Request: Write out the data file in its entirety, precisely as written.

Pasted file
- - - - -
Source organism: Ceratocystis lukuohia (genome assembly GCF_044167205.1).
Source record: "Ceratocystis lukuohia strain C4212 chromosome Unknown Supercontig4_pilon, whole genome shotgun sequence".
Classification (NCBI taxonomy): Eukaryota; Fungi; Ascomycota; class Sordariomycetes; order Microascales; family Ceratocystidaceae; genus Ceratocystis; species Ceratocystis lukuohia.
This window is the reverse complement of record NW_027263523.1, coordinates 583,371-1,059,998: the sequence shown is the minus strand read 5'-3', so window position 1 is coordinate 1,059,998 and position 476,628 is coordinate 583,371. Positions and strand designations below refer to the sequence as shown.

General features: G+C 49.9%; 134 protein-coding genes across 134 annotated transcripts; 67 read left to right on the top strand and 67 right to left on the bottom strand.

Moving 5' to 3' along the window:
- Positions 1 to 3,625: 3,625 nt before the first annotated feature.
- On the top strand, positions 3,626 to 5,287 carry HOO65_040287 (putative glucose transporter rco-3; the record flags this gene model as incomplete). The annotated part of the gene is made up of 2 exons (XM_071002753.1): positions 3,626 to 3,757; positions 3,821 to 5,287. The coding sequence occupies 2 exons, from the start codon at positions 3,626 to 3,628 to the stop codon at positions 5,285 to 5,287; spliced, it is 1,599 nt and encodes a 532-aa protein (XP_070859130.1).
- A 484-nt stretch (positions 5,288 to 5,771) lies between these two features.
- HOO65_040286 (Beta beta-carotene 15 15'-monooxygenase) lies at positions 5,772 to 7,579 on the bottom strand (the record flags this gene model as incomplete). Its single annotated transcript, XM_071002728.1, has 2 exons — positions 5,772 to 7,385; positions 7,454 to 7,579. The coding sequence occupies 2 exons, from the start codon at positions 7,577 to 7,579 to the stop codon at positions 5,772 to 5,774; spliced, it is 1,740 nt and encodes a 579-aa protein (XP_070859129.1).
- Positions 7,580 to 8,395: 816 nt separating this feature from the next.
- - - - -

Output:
Source organism: Ceratocystis lukuohia (genome assembly GCF_044167205.1).
Source record: "Ceratocystis lukuohia strain C4212 chromosome Unknown Supercontig4_pilon, whole genome shotgun sequence".
Classification (NCBI taxonomy): Eukaryota; Fungi; Ascomycota; class Sordariomycetes; order Microascales; family Ceratocystidaceae; genus Ceratocystis; species Ceratocystis lukuohia.
This window is the reverse complement of record NW_027263523.1, coordinates 583,371-1,059,998: the sequence shown is the minus strand read 5'-3', so window position 1 is coordinate 1,059,998 and position 476,628 is coordinate 583,371. Positions and strand designations below refer to the sequence as shown.

General features: G+C 49.9%; 134 protein-coding genes across 134 annotated transcripts; 67 read left to right on the top strand and 67 right to left on the bottom strand.

Moving 5' to 3' along the window:
- Positions 1 to 3,625: 3,625 nt before the first annotated feature.
- On the top strand, positions 3,626 to 5,287 carry HOO65_040287 (putative glucose transporter rco-3; the record flags this gene model as incomplete). The annotated part of the gene is made up of 2 exons (XM_071002753.1): positions 3,626 to 3,757; positions 3,821 to 5,287. The coding sequence occupies 2 exons, from the start codon at positions 3,626 to 3,628 to the stop codon at positions 5,285 to 5,287; spliced, it is 1,599 nt and encodes a 532-aa protein (XP_070859130.1).
- A 484-nt stretch (positions 5,288 to 5,771) lies between these two features.
- HOO65_040286 (Beta beta-carotene 15 15'-monooxygenase) lies at positions 5,772 to 7,579 on the bottom strand (the record flags this gene model as incomplete). Its single annotated transcript, XM_071002728.1, has 2 exons — positions 5,772 to 7,385; positions 7,454 to 7,579. The coding sequence occupies 2 exons, from the start codon at positions 7,577 to 7,579 to the stop codon at positions 5,772 to 5,774; spliced, it is 1,740 nt and encodes a 579-aa protein (XP_070859129.1).
- Positions 7,580 to 8,395: 816 nt separating this feature from the next.